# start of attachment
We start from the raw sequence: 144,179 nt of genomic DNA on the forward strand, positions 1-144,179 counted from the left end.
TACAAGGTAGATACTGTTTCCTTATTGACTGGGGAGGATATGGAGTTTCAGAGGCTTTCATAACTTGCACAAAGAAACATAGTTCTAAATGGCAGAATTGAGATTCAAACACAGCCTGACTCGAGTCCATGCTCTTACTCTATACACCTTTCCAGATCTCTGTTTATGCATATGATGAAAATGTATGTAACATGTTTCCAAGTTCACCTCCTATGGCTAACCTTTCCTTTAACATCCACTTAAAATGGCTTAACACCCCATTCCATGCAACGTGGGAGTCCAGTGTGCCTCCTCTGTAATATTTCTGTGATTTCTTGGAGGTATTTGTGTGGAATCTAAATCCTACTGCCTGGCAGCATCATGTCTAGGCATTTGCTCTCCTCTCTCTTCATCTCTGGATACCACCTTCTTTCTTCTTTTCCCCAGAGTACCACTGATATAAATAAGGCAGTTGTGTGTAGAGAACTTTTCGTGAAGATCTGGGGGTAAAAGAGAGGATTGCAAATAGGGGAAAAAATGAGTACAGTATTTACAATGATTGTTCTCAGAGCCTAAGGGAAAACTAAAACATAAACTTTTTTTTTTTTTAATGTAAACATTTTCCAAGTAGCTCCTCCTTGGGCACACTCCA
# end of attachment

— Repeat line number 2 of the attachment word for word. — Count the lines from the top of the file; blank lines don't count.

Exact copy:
TACAAGGTAGATACTGTTTCCTTATTGACTGGGGAGGATATGGAGTTTCAGAGGCTTTCATAACTTGCACAAAGAAACATAGTTCTAAATGGCAGAATTGAGATTCAAACACAGCCTGACTCGAGTCCATGCTCTTACTCTATACACCTTTCCAGATCTCTGTTTATGCATATGATGAAAATGTATGTAACATGTTTCCAAGTTCACCTCCTATGGCTAACCTTTCCTTTAACATCCACTTAAAATGGCTTAACACCCCATTCCATGCAACGTGGGAGTCCAGTGTGCCTCCTCTGTAATATTTCTGTGATTTCTTGGAGGTATTTGTGTGGAATCTAAATCCTACTGCCTGGCAGCATCATGTCTAGGCATTTGCTCTCCTCTCTCTTCATCTCTGGATACCACCTTCTTTCTTCTTTTCCCCAGAGTACCACTGATATAAATAAGGCAGTTGTGTGTAGAGAACTTTTCGTGAAGATCTGGGGGTAAAAGAGAGGATTGCAAATAGGGGAAAAAATGAGTACAGTATTTACAATGATTGTTCTCAGAGCCTAAGGGAAAACTAAAACATAAACTTTTTTTTTTTTTAATGTAAACATTTTCCAAGTAGCTCCTCCTTGGGCACACTCCA